Toronto: Jousting with Flavours | Verve Magazine
India's premier luxury lifestyle women's magazine
Wine & Dine
April 09, 2015

Toronto: Jousting with Flavours

Text and Photographs by Preeti Verma Lal

Following a food trail in Toronto leads Verve into a restaurant where the staff is deaf, another which has kings jousting on horses and one that serves roasted beet 351 metres above ground. Amongst other more usual fare…

  • Toronto, Travel, Food Trail, Freshly-squeezed lemonade at CN Tower
    Freshly-squeezed lemonade at CN Tower
  • Toronto, Travel, Food Trail, Eating healthy: beetroot wafers
    Eating healthy: beetroot wafers
  • Toronto, Travel, Food Trail
  • Toronto, Travel, Food Trail, Chef John Mitchell of Intercontinental Toronto Centre
    Chef John Mitchell of Intercontinental Toronto Centre
  • Toronto, Travel, Food Trail

I know I am no Forrest Gump. For, in Toronto’s Yonge Street, I was losing a million breaths. You think I have a duff pair of lungs. Try walking Yonge. Measure it first. At 1,896 kms, it is the world’s longest street. Forget broken shoe soles and calluses on the feet, Yonge had turned me into a hungry shark. Ready to gobble everything off a table. Kedegree. Juniper-braised lamb shank. Beet bruschetta. Sliders. Poutine. Rumaki. My mind was menu-reading hungrily and my fingers were picking up signs. I knew I’d need sign language to tell the waiter, “I am in a hurry….I am vegetarian.” In Signs restaurant at 558 Yonge that is how one orders. With American Sign Language (ASL). The staff at Signs is deaf. If I faltered with ASL, I could pick cues from the menu which has sign-instructions. At Signs, the food is scrumptious and no words need to be spoken. At Signs, noise meets silence.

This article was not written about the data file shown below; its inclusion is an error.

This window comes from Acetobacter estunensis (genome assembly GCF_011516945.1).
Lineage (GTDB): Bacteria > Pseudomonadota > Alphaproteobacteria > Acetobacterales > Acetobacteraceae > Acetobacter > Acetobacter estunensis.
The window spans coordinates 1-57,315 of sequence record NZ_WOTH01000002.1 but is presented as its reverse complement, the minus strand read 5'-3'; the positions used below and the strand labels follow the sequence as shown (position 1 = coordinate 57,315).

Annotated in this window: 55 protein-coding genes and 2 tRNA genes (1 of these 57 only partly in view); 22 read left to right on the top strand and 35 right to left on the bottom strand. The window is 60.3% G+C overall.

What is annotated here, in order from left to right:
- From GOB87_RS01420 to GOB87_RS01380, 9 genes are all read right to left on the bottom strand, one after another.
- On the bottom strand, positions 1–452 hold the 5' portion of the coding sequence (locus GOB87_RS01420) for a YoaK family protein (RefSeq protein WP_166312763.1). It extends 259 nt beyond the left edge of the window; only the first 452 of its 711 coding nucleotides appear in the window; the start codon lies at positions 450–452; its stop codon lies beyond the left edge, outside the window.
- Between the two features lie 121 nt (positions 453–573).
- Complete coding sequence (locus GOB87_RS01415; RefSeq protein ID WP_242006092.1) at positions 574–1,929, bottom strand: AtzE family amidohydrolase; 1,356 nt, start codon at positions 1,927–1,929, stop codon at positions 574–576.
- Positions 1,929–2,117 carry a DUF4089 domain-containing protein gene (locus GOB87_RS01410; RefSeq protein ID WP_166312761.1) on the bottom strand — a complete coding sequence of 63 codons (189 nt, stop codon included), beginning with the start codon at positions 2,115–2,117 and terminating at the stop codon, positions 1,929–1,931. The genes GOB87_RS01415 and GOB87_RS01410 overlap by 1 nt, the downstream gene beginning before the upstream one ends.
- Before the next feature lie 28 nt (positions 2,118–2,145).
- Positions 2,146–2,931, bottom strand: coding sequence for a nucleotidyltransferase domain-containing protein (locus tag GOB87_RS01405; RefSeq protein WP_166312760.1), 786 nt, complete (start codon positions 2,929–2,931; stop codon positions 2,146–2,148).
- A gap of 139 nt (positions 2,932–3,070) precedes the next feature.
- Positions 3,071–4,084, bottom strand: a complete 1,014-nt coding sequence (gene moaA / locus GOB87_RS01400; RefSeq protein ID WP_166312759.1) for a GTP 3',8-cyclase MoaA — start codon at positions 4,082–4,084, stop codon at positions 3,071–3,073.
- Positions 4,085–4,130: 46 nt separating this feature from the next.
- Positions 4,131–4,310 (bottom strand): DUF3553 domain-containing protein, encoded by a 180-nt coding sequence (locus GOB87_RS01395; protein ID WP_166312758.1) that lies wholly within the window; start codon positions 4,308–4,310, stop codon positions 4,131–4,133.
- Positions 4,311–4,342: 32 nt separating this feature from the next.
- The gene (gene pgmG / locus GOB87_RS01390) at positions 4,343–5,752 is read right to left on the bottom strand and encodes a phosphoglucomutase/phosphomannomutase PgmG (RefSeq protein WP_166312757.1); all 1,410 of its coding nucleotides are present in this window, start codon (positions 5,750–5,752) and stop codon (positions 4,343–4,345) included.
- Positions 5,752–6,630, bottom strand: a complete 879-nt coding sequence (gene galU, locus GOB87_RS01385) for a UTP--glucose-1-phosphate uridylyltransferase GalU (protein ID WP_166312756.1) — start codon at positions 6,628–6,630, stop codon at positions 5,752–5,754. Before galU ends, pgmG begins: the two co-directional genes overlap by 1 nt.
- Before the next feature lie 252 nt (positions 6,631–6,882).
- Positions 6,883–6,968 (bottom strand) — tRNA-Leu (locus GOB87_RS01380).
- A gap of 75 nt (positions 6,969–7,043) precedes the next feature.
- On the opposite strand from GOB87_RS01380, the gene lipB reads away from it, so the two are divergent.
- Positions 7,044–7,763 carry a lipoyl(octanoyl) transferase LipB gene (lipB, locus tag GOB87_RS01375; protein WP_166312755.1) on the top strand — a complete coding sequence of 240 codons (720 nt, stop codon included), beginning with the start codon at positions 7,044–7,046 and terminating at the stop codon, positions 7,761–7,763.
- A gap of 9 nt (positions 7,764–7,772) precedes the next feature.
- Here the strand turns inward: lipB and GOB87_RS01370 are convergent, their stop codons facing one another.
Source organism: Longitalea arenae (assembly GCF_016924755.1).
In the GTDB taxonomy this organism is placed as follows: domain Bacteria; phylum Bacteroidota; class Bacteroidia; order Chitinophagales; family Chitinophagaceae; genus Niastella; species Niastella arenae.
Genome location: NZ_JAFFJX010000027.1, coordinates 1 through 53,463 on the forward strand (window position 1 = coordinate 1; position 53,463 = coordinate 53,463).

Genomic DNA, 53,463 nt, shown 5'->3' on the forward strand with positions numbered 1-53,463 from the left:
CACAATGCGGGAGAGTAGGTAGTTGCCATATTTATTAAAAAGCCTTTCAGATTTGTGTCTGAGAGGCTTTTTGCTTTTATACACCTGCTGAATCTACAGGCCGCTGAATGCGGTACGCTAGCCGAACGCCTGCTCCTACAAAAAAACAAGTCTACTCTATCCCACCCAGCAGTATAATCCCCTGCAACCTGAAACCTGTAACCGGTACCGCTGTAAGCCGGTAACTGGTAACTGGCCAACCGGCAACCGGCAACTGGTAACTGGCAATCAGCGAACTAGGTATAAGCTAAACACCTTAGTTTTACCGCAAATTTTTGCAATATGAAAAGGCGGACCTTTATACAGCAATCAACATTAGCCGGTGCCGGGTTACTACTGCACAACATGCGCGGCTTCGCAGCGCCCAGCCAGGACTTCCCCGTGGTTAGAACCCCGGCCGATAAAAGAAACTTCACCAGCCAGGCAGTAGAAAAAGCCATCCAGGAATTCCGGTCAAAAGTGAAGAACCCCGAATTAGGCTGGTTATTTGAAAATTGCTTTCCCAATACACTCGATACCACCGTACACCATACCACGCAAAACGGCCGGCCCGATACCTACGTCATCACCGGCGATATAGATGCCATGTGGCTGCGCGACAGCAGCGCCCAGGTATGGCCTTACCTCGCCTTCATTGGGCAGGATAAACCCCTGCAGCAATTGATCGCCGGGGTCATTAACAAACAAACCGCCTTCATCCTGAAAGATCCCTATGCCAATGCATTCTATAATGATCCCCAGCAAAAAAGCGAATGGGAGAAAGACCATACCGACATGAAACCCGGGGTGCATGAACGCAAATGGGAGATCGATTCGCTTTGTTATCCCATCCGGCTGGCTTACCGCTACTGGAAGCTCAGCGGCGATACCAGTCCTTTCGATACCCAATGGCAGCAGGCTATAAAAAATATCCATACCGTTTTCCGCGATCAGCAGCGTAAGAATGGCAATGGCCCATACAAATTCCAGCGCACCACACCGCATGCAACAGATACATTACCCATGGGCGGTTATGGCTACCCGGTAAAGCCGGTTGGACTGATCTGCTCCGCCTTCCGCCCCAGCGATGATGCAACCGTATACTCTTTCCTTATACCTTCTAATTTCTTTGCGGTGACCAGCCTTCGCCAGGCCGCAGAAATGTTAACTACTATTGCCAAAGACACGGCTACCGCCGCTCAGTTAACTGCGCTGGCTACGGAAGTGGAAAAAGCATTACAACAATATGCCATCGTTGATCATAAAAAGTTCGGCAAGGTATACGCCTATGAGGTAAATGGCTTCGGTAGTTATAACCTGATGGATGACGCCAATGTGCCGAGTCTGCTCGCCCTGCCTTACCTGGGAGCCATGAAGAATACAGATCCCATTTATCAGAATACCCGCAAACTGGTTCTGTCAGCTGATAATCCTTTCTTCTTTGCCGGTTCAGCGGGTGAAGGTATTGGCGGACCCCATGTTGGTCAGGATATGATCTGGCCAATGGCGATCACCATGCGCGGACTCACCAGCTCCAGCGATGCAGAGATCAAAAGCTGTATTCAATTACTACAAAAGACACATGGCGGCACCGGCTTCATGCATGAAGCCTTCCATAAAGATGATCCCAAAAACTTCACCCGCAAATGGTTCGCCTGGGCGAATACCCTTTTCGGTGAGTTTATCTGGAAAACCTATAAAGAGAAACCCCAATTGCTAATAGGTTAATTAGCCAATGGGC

Thus began my food trail in Toronto, a city that has 7,000 restaurants, but no specific cuisine. A city where every year food fads are listed with great brouhaha – this year, it is porterhouse steak and whole suckling pig. Eating with the hand is forgiven but shirt wiping is still sacrilege; miniature vegetables are having their glory moment and rustic mason jars have found neat corners in open kitchens. Tasting menus are making a dramatic comeback in Toronto and beer guzzlers have already listed five beers that need to die in 2015.

Trends are good for the brain; where could I stack the authentic cuisine in my starving tummy? Canadian cuisine? There’s nothing called Canadian cuisine, a local corrected. Toronto has five China Towns, two Little Italys, a Little India and even a Korea Town. For your day’s food craving, walk to a specific neighbourhood — get bagel and lox in Eglinton West, meat on skewers in Danforth; cheap dimsum in East China Town; cupcakes in Mount Pleasant, tikkas and pakoras in Little India, gelatos and pizzas in Corso Italia. However, nothing beats snazzy Gerrard Street where saris double up as garish décor, a rickety rickshaw is parked outside Lahore Tikka House and where kulfis are frozen on chopsticks! Little India is oh so Indian that you’d think a slice of Punjab had been beamed thousands of miles into Toronto. Here, the air is redolent with the whiff of cardamom and the street resplendent with women in saris and little girls in oily plaits and frilly frocks.

That nippy spring afternoon, however, neighbourhoods did not seem food-attractive. I wanted to slip into my LBD, dangle a filigree chandelier and dig in style at a ritzy restaurant. Inflexions came in way of my eat-luxe yearning, though. How do I pronounce Scaramouche that drizzles truffle shavings on handmade pasta? I could spend $300 on an eight-course omakese dinner but I can’t even say Kaiseki Yu-Zen Hashimoto in one long breath. And Boulud? Why does this French chef who sears foie gras with mejdool dates have such a vowel-laden name? Why can’t expensive restaurants have simpler names?